Starting February 16, all unvaccinated travelers whether Filipinos or foreigners would be barred entry to the Philippines, although Filipinos coming from countries with high-risk status for new and emerging Covid-19 strain will be allowed to fly in direct on commercial flights.

In a resolution, the Inter-agency Task Force for the Management of Emerging Infectious Diseases (IATF-EID) said all travelers arriving in the Philippines are required to show proof of full vaccination against Covid-19 starting February 16.

This is the first time the Philippine government has discriminated against unvaccinated international passengers from coming to the Philippines.

A fully vaccinated individual must have received a second primary jab at least two weeks prior to the flight, or in the case of Jannsen vaccine, a single-dose jab.

The Covid-19 vaccines that the Philippine government recognizes are those given Emergency Use Authorization or Compassionate Special Permit by the Food and Drug Administration, including Pfizer-BioNTech, AstraZeneca, Sinovac (Coronavac), Sputnik V, Janssen, Covaxin, Moderna, Sinopharm, and Covovax.

WHO-approved vaccines Nuvaxovid, Covishield, Covavax, and Vero Cell will also be accepted.

There are, however, exemptions for the no-vaccine, no-entry rule, which are children below 18 years of age, people medically unable to receive Covid-19 vaccine as certified by a competent public health authority in the port of origin, and diplomats and their qualified dependents.

The Civil Aeronautics Board has been directed to mandate the airlines to require foreigners traveling to the Philippines to present proof of full vaccination prior to boarding flights to any points in the Philippines.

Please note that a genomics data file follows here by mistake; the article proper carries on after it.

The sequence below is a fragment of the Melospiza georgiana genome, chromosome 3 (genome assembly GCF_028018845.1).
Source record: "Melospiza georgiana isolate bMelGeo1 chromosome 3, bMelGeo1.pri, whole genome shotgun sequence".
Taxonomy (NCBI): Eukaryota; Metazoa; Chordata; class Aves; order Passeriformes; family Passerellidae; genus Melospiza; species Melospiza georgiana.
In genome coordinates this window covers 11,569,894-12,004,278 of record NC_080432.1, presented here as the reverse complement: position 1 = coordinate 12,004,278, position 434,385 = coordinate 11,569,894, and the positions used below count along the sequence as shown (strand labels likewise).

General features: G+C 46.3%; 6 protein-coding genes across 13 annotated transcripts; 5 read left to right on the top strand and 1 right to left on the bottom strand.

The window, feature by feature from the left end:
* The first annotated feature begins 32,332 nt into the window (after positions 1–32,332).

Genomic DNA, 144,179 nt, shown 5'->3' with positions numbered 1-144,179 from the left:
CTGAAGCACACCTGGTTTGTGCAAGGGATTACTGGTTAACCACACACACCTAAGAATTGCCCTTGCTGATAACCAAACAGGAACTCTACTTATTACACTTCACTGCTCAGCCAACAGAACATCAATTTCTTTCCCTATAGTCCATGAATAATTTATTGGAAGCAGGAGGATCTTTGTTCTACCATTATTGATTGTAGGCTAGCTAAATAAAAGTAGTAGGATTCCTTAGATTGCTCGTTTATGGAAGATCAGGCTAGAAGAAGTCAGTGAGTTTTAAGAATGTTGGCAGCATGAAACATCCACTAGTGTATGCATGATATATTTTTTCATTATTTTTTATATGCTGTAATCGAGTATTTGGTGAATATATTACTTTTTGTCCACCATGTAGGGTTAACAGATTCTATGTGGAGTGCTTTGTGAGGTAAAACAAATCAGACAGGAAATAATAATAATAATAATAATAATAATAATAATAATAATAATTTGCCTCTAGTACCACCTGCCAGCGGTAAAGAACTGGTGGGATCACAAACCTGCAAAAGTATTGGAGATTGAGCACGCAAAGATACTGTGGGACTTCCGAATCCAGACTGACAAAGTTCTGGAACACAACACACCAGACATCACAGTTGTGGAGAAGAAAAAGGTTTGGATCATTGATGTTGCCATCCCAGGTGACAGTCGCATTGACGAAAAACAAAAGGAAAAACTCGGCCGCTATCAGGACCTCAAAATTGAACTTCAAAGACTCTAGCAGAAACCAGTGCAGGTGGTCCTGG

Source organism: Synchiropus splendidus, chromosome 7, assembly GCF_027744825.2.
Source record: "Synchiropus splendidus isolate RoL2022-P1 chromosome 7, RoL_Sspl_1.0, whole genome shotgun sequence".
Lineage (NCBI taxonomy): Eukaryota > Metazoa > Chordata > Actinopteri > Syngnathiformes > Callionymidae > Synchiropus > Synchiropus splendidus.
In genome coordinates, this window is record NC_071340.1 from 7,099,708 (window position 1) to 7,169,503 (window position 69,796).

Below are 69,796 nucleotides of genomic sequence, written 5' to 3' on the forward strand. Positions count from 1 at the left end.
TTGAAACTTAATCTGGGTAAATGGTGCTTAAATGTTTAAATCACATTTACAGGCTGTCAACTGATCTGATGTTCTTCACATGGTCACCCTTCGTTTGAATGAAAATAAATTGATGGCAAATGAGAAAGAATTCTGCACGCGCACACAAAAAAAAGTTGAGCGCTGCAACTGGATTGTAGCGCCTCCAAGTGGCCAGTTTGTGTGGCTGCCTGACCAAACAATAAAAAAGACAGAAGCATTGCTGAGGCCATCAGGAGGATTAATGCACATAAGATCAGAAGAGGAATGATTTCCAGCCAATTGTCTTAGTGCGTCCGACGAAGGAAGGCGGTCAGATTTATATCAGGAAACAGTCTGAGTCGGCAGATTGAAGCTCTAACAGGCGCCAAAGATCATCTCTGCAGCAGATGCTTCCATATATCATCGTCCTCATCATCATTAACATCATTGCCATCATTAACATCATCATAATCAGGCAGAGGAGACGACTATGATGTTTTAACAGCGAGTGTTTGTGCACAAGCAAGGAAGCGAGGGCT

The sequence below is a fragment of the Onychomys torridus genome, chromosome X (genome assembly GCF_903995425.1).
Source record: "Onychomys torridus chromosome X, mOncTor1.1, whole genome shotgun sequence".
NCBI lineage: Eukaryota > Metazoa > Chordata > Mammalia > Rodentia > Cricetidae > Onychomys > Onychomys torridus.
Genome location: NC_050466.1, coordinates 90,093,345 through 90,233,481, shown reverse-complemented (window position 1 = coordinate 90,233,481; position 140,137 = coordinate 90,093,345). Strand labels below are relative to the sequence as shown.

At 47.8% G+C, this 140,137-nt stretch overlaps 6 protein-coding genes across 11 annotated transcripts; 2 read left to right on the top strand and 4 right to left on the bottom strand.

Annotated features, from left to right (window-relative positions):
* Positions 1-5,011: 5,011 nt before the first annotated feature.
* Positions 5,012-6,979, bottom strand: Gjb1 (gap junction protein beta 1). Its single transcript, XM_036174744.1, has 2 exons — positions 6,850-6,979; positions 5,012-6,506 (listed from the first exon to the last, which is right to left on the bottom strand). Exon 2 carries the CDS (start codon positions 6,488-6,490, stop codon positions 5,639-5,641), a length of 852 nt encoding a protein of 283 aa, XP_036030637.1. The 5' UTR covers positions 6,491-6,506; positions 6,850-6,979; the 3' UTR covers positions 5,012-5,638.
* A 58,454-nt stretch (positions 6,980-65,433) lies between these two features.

Covid-19 vaccination certificates issued by the authorities of Armenia, Australia, Austria, Belgium, Canada, Colombia, Czech Republic, France, Georgia, Germany, India, Iraq, Italy, Japan, Kazakhstan, Kuwait, Morocco, New Zealand, Oman, Samoa, Sri Lanka, Thailand will be recognized by the Philippines.

As well as certificates from the Netherlands, Tunisia, Turkey, United Arab Emirates, United Kingdom and the United States. Without a vaccine ID from these countries, travelers need to get a WHO-issued International Certificate of Vaccination or Prophylaxis (ICV).

Authorities will keep movement restrictions in its capital from January 16 to 31, while allowing quarantine-free entry for some foreign arrivals even as daily Covid-19 infections and the percentage of positive tests hit record highs.

Metro Manila, which accounts for a third of economic output, will remain under Alert Level 3, Cabinet Sec. Karlo Nograles said in a briefing. Outdoor restaurants can operate at half capacity, while cinemas, gyms and other indoor businesses are limited to 30 percent capacity.

Fully vaccinated travelers from low-risk areas, including China, India and Japan no longer need to quarantine, as long as they have a negative RT-PCR test 48 hours before departure. Arrivals from high-risk areas are also now allowed subject to quarantine and testing protocols.

The post-holiday spike in infections has led to tighter limits on businesses in the capital, disrupted airlines and banks, and shortened stock trading. Hospital beds in the capital are again filling up, with the unvaccinated accounting for most severe and critical cases, prompting the government to restrict movement.